The Concertmaster is the first violinist seated to the conductor's left. He or she is the leader of the first violin section, the string section, and the entire ensemble. In some instances the concertmaster serves as the conductor's assistant. The concertmaster must be an excellent violinist and musician, but also a very good diplomat, able to help with the conductor's interpretation of the musical score. 
What else is different about what you do versus the other violinists?
By setting the standards, through a professional attitude, and very thorough preparation, a concertmaster is also a spokesman of the orchestra. 
Are your hands insured, like a basketball player or a surgeon?
No, but judging by the amount of times that I get this question, maybe I should think about it!
What's your favorite part of the job?
Just really loving what I am doing. I love being part of an orchestra. 
What's the hardest part of the job?
Sometimes I'm so busy that I can't spend enough time with my family or friends.
Well, I'm sure a lot of people can relate to that, but you have to learn a lot of music quickly and work with touring Pops groups and guest conductors, etc. How do you adapt?
I am able to adapt to any conductor pretty quickly. I think that one never stops learning, and that is what guides me in my career.
What if you disagree with their interpretations of a piece? 
It's not my job to agree or disagree with any interpretation or with any conductor. I am more of an enabler I help the conductor submit his or her vision of a work. Having said that, I do have strong feelings about how a piece of music should be played ... but I save those feelings for when I play a solo or to some extent in chamber music performances.
What does a typical non-rehearsal/non-performance day entail for you?
There are very few of those! But I do teach a lot. I am currently on the faculty at both Gardner-Webb University and University of North Carolina at Greensboro. I also love chamber music, and I try to perform a lot of quartets, quintets, piano trios ... I have also been appointed as Chamber Music Director of the Colorado Music Festival, so I have to do programming and choose the personnel for those concerts. When I do have the occasional day off, I tend to stay with my family and maybe watch a soccer game with my 7 year old.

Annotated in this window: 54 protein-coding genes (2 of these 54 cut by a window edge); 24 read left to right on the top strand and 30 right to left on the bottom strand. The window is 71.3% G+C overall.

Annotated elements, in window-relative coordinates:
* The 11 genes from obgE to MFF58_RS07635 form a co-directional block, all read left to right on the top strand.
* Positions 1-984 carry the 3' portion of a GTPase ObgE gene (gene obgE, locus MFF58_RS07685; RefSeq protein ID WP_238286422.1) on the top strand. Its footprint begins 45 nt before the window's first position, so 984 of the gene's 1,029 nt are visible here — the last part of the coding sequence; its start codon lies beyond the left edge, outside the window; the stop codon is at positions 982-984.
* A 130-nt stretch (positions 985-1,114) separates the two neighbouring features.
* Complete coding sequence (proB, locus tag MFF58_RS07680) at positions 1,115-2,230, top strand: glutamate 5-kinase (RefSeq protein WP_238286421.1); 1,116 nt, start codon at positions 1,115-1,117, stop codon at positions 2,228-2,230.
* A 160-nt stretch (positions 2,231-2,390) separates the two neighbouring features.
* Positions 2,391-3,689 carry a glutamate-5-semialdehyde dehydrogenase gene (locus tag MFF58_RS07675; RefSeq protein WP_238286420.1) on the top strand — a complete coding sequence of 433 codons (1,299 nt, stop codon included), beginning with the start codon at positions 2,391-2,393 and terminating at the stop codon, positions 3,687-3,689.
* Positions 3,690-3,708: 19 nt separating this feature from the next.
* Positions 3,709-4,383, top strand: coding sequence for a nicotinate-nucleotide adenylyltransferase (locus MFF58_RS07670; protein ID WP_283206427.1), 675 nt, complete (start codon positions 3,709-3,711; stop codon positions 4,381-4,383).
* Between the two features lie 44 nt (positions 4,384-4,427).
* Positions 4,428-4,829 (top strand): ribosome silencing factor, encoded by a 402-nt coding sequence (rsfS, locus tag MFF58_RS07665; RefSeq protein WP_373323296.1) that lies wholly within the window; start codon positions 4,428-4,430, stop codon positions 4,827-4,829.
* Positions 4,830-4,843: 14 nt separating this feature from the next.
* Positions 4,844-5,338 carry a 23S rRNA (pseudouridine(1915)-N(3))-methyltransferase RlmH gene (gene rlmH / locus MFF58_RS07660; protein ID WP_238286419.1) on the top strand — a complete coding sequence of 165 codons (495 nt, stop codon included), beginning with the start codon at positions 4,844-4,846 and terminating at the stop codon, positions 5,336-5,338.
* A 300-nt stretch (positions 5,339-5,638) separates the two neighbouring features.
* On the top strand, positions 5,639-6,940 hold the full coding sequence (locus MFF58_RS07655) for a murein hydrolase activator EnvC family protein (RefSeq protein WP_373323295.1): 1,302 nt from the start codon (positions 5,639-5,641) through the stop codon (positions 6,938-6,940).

You can hear Concertmaster Calin Lupanu play Samuel Barber's Violin Concerto March 27-28 at Belk Theater.

Meet the Musician: Hollis Ulaky

February 25, 2015

Hollis Ulaky has been principal oboist with the Charlotte Symphony since 1974. Originally from Pittsburgh, she grew up in a musical family. Following her graduation from Carnegie Mellon University, she joined the CSO. She is currently a faculty member of Winthrop University and a Yamaha Performing Artist. In her free time, she enjoys Zumba and Pilates, visiting her children, and playing with her trio, RHODORA, along with CSO colleagues Amy Orsinger Whitehead (flute) and Drucilla DeVan (clarinet).

How were you introduced to classical music?
My family introduced me. Growing up, I was the youngest of six siblings, all of whom played instruments. This led me to believe that everyone played an instrument! Today, five of us are professional musicians, and one of my siblings used to play the flute and piano. My father was also a jazz musician.

Why did you chose the oboe?
It was unusual, and I loved the sound.

If you weren't a professional musician, what would you be?
I might have been a nurse. I'm interested in people and their care.

What music do you listen to when you are not practicing or performing?
Some classical, some jazz

Where can we find you when you're not rehearsing or performing?
I spend lots of time making reeds. It's a necessary part of being an oboist and an important part of my preparation for the orchestra. I also enjoy teaching. Besides my students at Winthrop, I have 10 private students, three of whom are in the Charlotte Symphony Youth Orchestra program.

What's one thing you can't live without?
My family. My husband, Jim, is in the CSO's percussion section. We have two sons together, Joe, 27, who's an architect in Philadelphia, and Mike, 25, who is a Broadcast Engineer for Turtle Entertainment in Los Angeles.

What have your favorite pieces been thus far this season and what are you most looking forward to?
I really enjoyed Beethoven's Symphony No. 3. The slow movement solos suit the mournful sound of the oboe. And, of course, the Brahms German Requiem, since it was my mother's favorite piece. I'm looking forward to Barber's Violin Concerto, which includes another beautiful oboe solo. Barber writes such touching melodies.

Which composer or composition most inspires you?
Bach inspires me the most. His music contains so much emotion and intensity. 

What is your earliest musical memory?
Watching my sister play the flute when I was 2 years old and trying to play the piano with her.